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Can You Overdose on Trazodone?

Depression is one of the most common mental health conditions in the world. According to the World Health Organization, 280 million people across the globe struggle with depression.[1]

While depression requires therapy to recover, many people also need prescription medications to manage the chemical imbalances caused by depressive disorders. Many different medications can treat depression, with most of them being considered generally safe to consume long-term.

A common medication for individuals suffering from depression, insomnia, and anxiety is trazodone. Trazodone is a serotonin antagonist and reuptake inhibitor (SARI) and is also considered an atypical antidepressant.

When taken as prescribed, trazodone does not cause mind-altering effects or dependency. That being said, some people might attempt to experience a high by combining trazodone with other substances like alcohol or opioids or by taking large amounts of trazodone at once. Unfortunately, doing so can lead to an overdose.

While trazodone overdoses are not usually life-threatening, they always require medical attention.

In this article, you will learn:

  • What trazodone is
  • What side effects does trazodone cause
  • Whether trazodone is addictive
  • Whether you can overdose on trazodone
  • What are the signs of a trazodone overdose

What is Trazodone?

Trazodone is an antidepressant medication that can be used for a variety of purposes. For example, doctors may prescribe trazodone to manage depression, insomnia, anxiety, or even eating disorders like bulimia. Because of its low potential for abuse, trazodone is considered a Schedule V drug in the United States.

By increasing levels of serotonin and norepinephrine in your brain, trazodone can treat major depressive disorder and a variety of other conditions. It is also helpful in managing insomnia because it is considered a central nervous system depressant, which means it causes side effects like drowsiness.

The side effects of trazodone may include:[2]

  • Nausea and vomiting
  • Diarrhea or constipation
  • Changes in appetite and weight
  • Weakness or fatigue
  • Nervousness
  • Dizziness and lightheadedness
  • Nightmares or sleep disturbances
  • Muscle pain
  • Dry mouth
  • Stuffy nose
  • Tired, red, or itchy eyes

In severe cases, trazodone can lead to prolonged and painful erections. If you experience this side effect, you should seek medical attention as soon as possible.

Is Trazodone Addictive?

As mentioned, trazodone has a low potential for abuse. However, that does not mean it is impossible to misuse it. If you have a history of substance abuse, you might be more likely to begin abusing your trazodone.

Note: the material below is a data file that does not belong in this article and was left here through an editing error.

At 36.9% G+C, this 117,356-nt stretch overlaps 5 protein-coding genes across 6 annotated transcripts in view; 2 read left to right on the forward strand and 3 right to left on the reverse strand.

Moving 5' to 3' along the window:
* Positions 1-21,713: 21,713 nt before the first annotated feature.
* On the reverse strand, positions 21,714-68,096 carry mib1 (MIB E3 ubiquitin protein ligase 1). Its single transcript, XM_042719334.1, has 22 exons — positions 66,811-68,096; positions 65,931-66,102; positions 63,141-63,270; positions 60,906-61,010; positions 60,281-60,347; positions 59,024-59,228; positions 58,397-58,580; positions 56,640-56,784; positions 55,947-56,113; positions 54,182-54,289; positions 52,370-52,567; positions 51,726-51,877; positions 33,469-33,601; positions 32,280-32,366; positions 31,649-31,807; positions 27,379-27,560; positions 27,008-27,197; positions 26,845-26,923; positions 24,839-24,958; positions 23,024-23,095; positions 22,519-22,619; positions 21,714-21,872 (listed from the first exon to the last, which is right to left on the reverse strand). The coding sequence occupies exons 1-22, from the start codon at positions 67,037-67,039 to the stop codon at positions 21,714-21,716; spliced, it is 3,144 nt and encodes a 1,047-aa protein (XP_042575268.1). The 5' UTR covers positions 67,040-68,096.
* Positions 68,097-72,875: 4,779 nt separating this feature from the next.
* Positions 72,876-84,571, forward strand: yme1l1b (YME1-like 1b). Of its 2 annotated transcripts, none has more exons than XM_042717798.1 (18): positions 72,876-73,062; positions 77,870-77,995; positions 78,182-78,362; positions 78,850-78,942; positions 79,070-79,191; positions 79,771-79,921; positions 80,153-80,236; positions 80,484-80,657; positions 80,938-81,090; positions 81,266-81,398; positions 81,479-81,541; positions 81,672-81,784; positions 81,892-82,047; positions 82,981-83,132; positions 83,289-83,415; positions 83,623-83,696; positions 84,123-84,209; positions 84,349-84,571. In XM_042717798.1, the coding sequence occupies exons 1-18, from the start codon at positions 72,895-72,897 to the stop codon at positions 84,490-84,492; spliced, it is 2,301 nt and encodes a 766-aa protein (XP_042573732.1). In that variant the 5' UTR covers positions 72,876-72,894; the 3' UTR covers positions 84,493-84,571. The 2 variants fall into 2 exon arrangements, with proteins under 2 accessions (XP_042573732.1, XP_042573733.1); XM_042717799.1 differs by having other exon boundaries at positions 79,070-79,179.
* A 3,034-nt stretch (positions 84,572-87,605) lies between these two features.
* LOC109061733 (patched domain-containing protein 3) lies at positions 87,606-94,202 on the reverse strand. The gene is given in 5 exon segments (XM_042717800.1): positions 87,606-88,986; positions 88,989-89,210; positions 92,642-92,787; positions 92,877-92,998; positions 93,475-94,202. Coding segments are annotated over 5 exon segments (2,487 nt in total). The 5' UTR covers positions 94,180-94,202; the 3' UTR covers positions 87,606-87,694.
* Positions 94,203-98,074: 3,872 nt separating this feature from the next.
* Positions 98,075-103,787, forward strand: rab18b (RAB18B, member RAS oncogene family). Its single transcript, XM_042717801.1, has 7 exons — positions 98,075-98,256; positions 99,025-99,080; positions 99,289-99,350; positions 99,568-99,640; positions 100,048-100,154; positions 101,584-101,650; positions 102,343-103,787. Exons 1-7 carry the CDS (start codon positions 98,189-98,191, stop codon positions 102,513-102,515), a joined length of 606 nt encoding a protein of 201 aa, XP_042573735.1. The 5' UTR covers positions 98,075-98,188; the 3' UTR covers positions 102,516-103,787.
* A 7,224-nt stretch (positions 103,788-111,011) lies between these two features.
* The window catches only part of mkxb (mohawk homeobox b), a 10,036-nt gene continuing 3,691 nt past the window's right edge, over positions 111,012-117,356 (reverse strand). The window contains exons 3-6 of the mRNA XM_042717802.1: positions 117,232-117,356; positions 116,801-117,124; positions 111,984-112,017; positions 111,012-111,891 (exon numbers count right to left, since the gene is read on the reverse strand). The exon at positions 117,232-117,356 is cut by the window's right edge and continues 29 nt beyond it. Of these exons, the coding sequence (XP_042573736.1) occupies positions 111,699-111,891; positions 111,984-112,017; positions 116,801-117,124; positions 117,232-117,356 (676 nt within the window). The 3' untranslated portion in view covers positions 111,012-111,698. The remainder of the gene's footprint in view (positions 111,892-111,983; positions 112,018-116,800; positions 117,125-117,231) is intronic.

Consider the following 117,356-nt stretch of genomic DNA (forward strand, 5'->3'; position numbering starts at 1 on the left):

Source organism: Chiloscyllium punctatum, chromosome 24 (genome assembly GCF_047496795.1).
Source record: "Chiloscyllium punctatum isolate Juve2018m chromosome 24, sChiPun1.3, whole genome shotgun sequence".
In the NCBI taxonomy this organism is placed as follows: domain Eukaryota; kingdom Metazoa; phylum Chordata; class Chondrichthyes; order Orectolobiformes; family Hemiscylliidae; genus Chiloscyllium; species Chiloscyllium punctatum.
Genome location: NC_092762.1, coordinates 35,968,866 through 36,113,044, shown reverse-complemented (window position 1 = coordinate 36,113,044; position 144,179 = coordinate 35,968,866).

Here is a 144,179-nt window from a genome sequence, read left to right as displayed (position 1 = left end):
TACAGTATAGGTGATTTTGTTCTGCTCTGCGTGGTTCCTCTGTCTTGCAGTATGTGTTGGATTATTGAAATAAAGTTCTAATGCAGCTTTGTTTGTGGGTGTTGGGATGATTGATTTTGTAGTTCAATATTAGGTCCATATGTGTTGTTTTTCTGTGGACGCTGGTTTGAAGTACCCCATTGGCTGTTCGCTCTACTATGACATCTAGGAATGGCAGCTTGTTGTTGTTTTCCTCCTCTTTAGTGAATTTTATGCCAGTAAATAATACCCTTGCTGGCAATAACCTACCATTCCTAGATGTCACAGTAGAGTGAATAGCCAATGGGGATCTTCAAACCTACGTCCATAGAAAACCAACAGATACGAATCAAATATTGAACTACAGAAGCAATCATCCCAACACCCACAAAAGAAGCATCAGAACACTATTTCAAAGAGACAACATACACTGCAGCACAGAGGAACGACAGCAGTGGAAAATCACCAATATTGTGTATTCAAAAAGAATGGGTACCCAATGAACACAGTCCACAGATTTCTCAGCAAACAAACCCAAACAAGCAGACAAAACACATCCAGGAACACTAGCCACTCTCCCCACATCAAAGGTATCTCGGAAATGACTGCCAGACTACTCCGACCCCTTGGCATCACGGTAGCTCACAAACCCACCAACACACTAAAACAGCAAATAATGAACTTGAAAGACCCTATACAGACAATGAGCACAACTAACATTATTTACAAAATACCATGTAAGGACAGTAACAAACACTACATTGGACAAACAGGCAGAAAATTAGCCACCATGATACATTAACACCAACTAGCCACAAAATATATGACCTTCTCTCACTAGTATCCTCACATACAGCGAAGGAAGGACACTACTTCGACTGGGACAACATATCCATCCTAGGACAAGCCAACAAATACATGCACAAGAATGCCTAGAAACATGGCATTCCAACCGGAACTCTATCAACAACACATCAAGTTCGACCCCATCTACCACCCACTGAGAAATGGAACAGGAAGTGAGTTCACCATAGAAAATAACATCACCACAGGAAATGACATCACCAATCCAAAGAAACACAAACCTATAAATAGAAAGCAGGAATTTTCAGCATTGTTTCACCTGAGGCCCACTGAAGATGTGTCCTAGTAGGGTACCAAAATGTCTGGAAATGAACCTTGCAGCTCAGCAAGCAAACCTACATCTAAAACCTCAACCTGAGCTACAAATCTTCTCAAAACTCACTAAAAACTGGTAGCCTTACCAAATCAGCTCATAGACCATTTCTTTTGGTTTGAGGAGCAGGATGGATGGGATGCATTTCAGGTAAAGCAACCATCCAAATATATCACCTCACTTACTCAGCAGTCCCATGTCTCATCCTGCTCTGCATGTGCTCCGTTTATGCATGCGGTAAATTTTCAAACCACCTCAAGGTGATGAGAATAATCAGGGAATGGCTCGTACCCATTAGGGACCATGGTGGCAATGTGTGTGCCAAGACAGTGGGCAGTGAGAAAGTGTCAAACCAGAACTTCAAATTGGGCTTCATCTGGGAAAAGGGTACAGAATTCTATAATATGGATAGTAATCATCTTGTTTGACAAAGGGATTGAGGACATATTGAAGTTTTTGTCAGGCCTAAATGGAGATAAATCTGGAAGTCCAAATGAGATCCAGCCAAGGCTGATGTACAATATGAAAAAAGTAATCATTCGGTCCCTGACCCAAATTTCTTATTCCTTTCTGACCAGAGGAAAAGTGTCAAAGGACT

Since trazodone can cause symptoms of drowsiness, you might be tempted to take it in large doses. It is also common for people to combine it with other substances like alcohol or opioids to experience a more potent high.

If you are abusing trazodone, it is possible to become addicted. Over time, you will develop a dependence on trazodone that can lead to withdrawal symptoms if you stop using it.

The withdrawal symptoms associated with trazodone include:

  • Rapid mood swings
  • Hypomania
  • Irritability and anxiety
  • Agitation and confusion
  • Insomnia
  • Dizziness and lethargy
  • Headaches
  • Ringing in the ears and blurry vision
  • Nausea or vomiting
  • Excessive sweating
  • Seizures

If you or a loved one suffers from an addiction to trazodone, you should seek help from a drug rehab center. Taking too much trazodone at once could lead to serotonin syndrome or an overdose. Receiving care for your substance use disorder will prevent these health complications from occurring.

Can You Overdose on Trazodone?

It is possible to overdose on trazodone, however, you’d have to take an extremely large dose. The maximum daily dose of trazodone is 300mg, but overdoses generally do not occur unless you take 2000mg at once.[3]

You can overdose on a smaller dose of trazodone if you are mixing it with other substances. You might be tempted to drink alcohol or abuse other prescription drugs like opioids or benzodiazepines while you are on trazodone. Unfortunately, doing so could lead to a life-threatening overdose.

If you believe someone is overdosing on trazodone, you should call the poison control center and emergency medical services immediately.

Signs of a Trazodone Overdose

Research explains that “trazodone overdoses are often associated with central nervous system depression, serotonin syndrome, and cardiac dysrhythmias.”[3]

If you notice a friend or loved one displaying the following symptoms, contact 911 immediately:[4]

  • Difficulty or stopped breathing
  • Irregular heartbeat and chest pain
  • Low blood pressure and fainting
  • Slowed or stopped heartbeat
  • Dizziness and drowsiness
  • Lack of coordination
  • Tremors or shaking
  • Seizures
  • Loss of consciousness or coma

Trazodone overdoses can include severe symptoms like seizures and coma, so you should always call for help as soon as you notice someone displaying the signs.

Get Connected to a Drug and Alcohol Rehab Center

If you or a loved one suffers from an addiction to trazodone or another type of drug, the Mandala Healing Center is here to help. We offer evidence-based treatments for addiction, giving you the best shot at long-term recovery possible.

Contact us today for more information on our drug and alcohol rehab program.


  1. The World Health Organization (WHO): Depressive disorder (depression)
  2. Medline Plus: Trazodone
  3. The National Library of Medicine (NLM): Management of Trazodone Overdose with Severe Hypotension
  4. Medline Plus: Trazodone overdose